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Centre for the History of Science, Technology and Medicine

Science, the media and the public

HSTM20181 (10-credit); HSTM20681 (20-credit)
UCOL20181 (10-credit)

Semester One, Thursdays, 13.00-15.00 (to be confirmed)

Contact: Dr Jeff Hughes

Filming TV science

Aims

This course explores the structure, meanings, and implications of science communication through media by reading scholarly research and critically analysing media texts. We will look at the contexts for science in the media including the role that science serves in these texts, how they contribute to the entertainment value of media, and how they feed back to science itself. We will explore the themes of science and media across different media formats, historical periods, and cultural contexts. The course will focus on the differences between science communicated through the written word, visually, and aurally. We will also evaluate the differences between science communicated through news media and entertainment media.

Intended Learning Outcomes

Students will understand the communication of science, technology and medicine through media including the differences between various media formats, appreciate media’s impact on the cultural meanings of science, and comprehend the increasing blurring between fictional and non-fictional media with regards to science. They will also increase their media literacy and develop interpretative and analytical thinking. In addition, the 20 credit version of the unit will extend and develop students’ research and writing skills through an individual research project.

Lecture Content

Lectures form a connected series of case studies of various aspects of science in society and culture and will include guest lecturers from a range of science communication and media outlets. Lectures will cover the following indicative themes:

  • Introduction – Science and its Publics
  • News Content and News Production
  • Media Frames and Media Effects
  • Public Understanding of Science and Policy Making
  • Popular Science Books and Magazines
  • Science in Museums and Science Centres
  • Science Documentaries
  • Wildlife and Natural History Films
  • Literature, Films, Television and Science

Seminar Content

Seminars consolidate lecture material through group discussion of a set of weekly readings & media texts, group activities in class etc.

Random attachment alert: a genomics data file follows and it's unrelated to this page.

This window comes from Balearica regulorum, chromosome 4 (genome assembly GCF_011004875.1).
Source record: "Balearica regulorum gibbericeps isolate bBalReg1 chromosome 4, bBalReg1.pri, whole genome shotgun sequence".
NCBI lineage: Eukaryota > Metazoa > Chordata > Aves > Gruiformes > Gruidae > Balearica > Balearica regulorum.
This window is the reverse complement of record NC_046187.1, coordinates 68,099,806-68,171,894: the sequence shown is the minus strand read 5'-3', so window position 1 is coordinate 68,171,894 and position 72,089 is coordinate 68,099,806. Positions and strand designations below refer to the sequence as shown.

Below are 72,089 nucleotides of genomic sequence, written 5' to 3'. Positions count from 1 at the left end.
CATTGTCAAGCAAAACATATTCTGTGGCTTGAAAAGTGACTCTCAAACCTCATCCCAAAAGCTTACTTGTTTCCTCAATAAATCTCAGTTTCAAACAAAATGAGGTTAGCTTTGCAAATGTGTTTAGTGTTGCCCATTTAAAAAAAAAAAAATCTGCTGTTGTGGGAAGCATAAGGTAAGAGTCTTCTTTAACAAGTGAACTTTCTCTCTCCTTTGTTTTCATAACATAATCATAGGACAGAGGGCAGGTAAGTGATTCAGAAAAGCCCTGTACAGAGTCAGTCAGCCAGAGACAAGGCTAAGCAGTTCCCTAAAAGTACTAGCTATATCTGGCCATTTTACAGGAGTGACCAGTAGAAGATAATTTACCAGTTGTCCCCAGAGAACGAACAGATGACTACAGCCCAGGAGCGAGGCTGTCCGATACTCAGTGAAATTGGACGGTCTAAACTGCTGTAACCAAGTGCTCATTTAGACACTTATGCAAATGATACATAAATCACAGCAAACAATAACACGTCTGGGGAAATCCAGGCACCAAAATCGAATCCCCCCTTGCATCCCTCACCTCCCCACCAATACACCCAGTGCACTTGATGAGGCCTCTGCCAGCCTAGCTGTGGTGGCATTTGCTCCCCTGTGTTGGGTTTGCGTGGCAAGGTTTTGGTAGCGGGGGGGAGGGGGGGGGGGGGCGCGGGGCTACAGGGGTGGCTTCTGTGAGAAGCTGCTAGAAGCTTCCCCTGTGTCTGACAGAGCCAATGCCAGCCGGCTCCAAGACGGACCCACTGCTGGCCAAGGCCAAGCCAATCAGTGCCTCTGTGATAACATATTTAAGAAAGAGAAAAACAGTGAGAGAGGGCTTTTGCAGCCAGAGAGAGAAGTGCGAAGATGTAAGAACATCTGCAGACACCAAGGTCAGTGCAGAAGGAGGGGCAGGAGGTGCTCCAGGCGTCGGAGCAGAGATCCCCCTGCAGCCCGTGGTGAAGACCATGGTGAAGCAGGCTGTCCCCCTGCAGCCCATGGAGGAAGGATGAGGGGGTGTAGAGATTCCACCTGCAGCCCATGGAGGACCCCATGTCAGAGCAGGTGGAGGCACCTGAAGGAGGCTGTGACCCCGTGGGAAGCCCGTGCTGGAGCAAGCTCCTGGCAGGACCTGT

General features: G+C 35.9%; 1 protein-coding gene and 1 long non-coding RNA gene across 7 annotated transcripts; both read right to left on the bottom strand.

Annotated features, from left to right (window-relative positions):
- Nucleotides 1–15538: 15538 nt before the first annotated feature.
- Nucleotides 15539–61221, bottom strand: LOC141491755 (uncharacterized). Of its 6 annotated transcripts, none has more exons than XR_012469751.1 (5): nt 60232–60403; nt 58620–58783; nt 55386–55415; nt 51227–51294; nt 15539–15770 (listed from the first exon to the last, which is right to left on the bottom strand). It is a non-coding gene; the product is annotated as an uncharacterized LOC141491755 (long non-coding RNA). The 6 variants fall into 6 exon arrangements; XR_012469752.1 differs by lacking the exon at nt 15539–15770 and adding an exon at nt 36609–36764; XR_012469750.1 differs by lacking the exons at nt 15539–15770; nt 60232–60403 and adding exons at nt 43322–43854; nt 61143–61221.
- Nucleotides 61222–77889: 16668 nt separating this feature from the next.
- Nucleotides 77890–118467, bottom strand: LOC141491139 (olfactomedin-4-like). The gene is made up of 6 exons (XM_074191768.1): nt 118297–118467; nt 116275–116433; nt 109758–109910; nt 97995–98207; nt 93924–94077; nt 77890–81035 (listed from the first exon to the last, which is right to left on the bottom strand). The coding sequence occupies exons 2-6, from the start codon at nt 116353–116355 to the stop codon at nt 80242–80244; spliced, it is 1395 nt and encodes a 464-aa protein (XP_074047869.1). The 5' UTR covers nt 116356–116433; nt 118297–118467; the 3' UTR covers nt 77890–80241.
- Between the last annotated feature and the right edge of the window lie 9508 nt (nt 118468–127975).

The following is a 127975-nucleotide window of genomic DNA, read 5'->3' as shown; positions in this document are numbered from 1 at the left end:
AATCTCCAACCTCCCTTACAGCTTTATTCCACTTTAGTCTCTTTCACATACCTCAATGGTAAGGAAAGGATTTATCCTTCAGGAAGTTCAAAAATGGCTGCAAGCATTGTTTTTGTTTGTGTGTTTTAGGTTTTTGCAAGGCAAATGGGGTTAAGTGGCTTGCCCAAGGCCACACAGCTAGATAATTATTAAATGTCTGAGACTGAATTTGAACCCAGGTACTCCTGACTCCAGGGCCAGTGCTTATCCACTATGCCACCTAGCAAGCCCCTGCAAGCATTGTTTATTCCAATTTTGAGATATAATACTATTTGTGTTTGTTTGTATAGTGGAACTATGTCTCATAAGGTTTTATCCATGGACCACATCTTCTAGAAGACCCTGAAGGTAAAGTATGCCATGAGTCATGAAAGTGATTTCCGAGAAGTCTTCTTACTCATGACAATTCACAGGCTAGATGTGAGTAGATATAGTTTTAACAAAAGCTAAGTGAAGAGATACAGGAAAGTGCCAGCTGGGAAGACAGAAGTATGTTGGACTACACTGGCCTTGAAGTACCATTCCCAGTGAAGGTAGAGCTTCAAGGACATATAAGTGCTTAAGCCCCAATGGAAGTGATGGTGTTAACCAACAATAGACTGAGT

Assessment

10 credit unit (HSTM20181) - group project (50%); coursework (50%)
20 credit unit (HSTM20681) - group project (25%); coursework (25%); 3000 word research project based on individual research (50%)

Feedback

Students may ask questions at any time during lectures and seminars. Teaching staff can usually answer specific queries by email or during office hours, and will provide contact details in the course handbook or at lectures. All submitted coursework will be returned with annotations and an assessment sheet explaining the mark awarded.

Employability Skills

Oral communication - students will participate in group discussions and small group-work, allowing them to develop oral communication skills in an informal setting.
Written communication - students will produce short and longer pieces of written work as part of the assessment for this unit, and receive written feedback.
Group/team working - students will participate in group discussions and small group-work in class, and a significant part of the assessment for the unit is through a group project.
Project management - student groups are required to self-manage their group projects using social media or other techniques. Past students have found this an excellent way to use and develop their skills in these areas.
Leadership - students are sometimes required to act as leaders or spokespersons for their group. These skills can be developed in a friendly and informal setting.
Innovation/creativity - writing assessments and the group project encourage students to think creatively and analytically and to innovate within the general framework of the unit topic.
Research - the assessments for this unit require some independent research, generally on topics chosen by the student. A major part of the assessment for the 20-credit version of the unit is an individual research project.
Analytical skills - lectures and seminars encourage students to think critically and analytically about the relationships between science and the media, and about their place in contemporary society.

Prerequisites

None

Recommended Reading

  • Bucchi, M. Science and the Media 1998, Routledge
  • Russell, N. Communicating Science. Professional, Popular, Literary. 2010, CUP.

Teaching Staff

Dr Jeff Hughes

A recent copy of the course outline is available to view (pdf). Please note that course content may change in the next academic year.